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Politics and Property Rights

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  • Kantor, Shawn Everett

Abstract

After the American Civil War, agricultural reformers in the South called for an end to unrestricted grazing of livestock on unfenced land. They advocated the stock law, which required livestock owners to fence in their animals, arguing that the existing system (in which farmers built protective fences around crops) was outdated and inhibited economic growth. The reformers steadily won their battles, and by the end of the century the range was on the way to being closed. In this original study, Kantor uses economic analysis to show that, contrary to traditional historical interpretation, this conflict was centered on anticipated benefits from fencing livestock rather than on class, cultural, or ideological differences. Kantor proves that the stock law brought economic benefits; at the same time, he analyzes why the law's adoption was hindered in many areas where it would have increased wealth. This argument illuminates the dynamics of real-world institutional change, where transactions are often costly and where some inefficient institutions persist while others give way to economic growth.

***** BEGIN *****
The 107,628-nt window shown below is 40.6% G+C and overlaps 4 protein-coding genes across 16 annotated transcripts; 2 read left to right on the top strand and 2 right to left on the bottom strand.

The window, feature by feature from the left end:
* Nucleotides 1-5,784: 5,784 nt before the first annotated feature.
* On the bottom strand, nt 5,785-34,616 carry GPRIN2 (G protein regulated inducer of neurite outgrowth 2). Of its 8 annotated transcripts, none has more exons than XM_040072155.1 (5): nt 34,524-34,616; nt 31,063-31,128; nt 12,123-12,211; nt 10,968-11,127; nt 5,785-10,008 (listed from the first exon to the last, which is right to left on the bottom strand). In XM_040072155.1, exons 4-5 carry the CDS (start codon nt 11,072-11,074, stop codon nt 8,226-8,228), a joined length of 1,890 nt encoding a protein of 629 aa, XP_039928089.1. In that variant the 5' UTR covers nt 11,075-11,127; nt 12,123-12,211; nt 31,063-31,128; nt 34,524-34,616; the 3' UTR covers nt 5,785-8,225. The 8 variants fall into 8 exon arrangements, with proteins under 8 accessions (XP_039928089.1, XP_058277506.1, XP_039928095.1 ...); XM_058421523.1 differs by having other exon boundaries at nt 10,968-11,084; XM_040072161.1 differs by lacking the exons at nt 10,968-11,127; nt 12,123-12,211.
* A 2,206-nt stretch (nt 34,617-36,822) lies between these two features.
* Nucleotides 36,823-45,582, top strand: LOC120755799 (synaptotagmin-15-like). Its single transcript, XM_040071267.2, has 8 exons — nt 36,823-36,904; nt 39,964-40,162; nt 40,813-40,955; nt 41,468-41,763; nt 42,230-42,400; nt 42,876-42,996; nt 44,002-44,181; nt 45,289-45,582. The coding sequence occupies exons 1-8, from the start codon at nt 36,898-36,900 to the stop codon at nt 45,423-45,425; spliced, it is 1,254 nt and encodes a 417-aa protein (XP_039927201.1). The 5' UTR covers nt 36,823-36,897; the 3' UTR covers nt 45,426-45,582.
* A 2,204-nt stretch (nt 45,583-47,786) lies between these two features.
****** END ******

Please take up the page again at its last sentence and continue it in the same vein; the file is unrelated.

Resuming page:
Suggested Citation

  • Kantor, Shawn Everett, 1998. "Politics and Property Rights," University of Chicago Press Economics Books, University of Chicago Press, number 9780226423753, November.
  • Handle: RePEc:ucp:bkecon:9780226423753
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    Cited by:

    1. Hanisch, Markus & Beckmann, Volker & Boger, Silke & Brem, Markus, 2002. "In Search of the Market: Lessons from Analyzing Agricultural Transition in Central and Eastern Europe," 2002 International Congress, August 28-31, 2002, Zaragoza, Spain 24800, European Association of Agricultural Economists.
    2. Lueck, Dean & Miceli, Thomas J., 2007. "Property Law," Handbook of Law and Economics, Elsevier.
      • Dean Lueck & Thomas J. Miceli, 2004. "Property Law," Working papers 2004-04, University of Connecticut, Department of Economics.

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